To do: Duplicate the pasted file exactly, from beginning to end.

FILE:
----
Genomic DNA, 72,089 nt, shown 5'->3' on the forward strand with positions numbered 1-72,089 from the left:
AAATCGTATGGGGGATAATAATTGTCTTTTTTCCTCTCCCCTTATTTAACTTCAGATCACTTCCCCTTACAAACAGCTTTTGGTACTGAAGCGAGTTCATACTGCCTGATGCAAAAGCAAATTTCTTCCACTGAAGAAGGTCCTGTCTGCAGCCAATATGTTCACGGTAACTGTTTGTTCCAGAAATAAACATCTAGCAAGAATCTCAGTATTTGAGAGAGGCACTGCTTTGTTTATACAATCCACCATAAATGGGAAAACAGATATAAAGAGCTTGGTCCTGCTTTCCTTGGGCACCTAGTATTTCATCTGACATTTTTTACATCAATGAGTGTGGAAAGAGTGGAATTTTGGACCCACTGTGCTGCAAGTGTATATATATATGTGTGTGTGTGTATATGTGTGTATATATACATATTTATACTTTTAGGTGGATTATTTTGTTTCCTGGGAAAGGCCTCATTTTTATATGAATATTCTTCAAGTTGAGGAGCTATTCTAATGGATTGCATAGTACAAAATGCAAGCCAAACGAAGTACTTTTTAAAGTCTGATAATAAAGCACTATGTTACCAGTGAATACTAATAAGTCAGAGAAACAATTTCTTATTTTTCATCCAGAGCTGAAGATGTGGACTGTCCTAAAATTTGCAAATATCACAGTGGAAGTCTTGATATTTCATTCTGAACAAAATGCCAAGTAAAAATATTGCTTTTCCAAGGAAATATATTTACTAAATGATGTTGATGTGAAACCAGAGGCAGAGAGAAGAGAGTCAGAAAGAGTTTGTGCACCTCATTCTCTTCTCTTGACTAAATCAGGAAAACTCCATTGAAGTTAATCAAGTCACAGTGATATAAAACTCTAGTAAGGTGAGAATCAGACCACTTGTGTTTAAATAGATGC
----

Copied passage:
Genomic DNA, 72,089 nt, shown 5'->3' on the forward strand with positions numbered 1-72,089 from the left:
AAATCGTATGGGGGATAATAATTGTCTTTTTTCCTCTCCCCTTATTTAACTTCAGATCACTTCCCCTTACAAACAGCTTTTGGTACTGAAGCGAGTTCATACTGCCTGATGCAAAAGCAAATTTCTTCCACTGAAGAAGGTCCTGTCTGCAGCCAATATGTTCACGGTAACTGTTTGTTCCAGAAATAAACATCTAGCAAGAATCTCAGTATTTGAGAGAGGCACTGCTTTGTTTATACAATCCACCATAAATGGGAAAACAGATATAAAGAGCTTGGTCCTGCTTTCCTTGGGCACCTAGTATTTCATCTGACATTTTTTACATCAATGAGTGTGGAAAGAGTGGAATTTTGGACCCACTGTGCTGCAAGTGTATATATATATGTGTGTGTGTGTATATGTGTGTATATATACATATTTATACTTTTAGGTGGATTATTTTGTTTCCTGGGAAAGGCCTCATTTTTATATGAATATTCTTCAAGTTGAGGAGCTATTCTAATGGATTGCATAGTACAAAATGCAAGCCAAACGAAGTACTTTTTAAAGTCTGATAATAAAGCACTATGTTACCAGTGAATACTAATAAGTCAGAGAAACAATTTCTTATTTTTCATCCAGAGCTGAAGATGTGGACTGTCCTAAAATTTGCAAATATCACAGTGGAAGTCTTGATATTTCATTCTGAACAAAATGCCAAGTAAAAATATTGCTTTTCCAAGGAAATATATTTACTAAATGATGTTGATGTGAAACCAGAGGCAGAGAGAAGAGAGTCAGAAAGAGTTTGTGCACCTCATTCTCTTCTCTTGACTAAATCAGGAAAACTCCATTGAAGTTAATCAAGTCACAGTGATATAAAACTCTAGTAAGGTGAGAATCAGACCACTTGTGTTTAAATAGATGC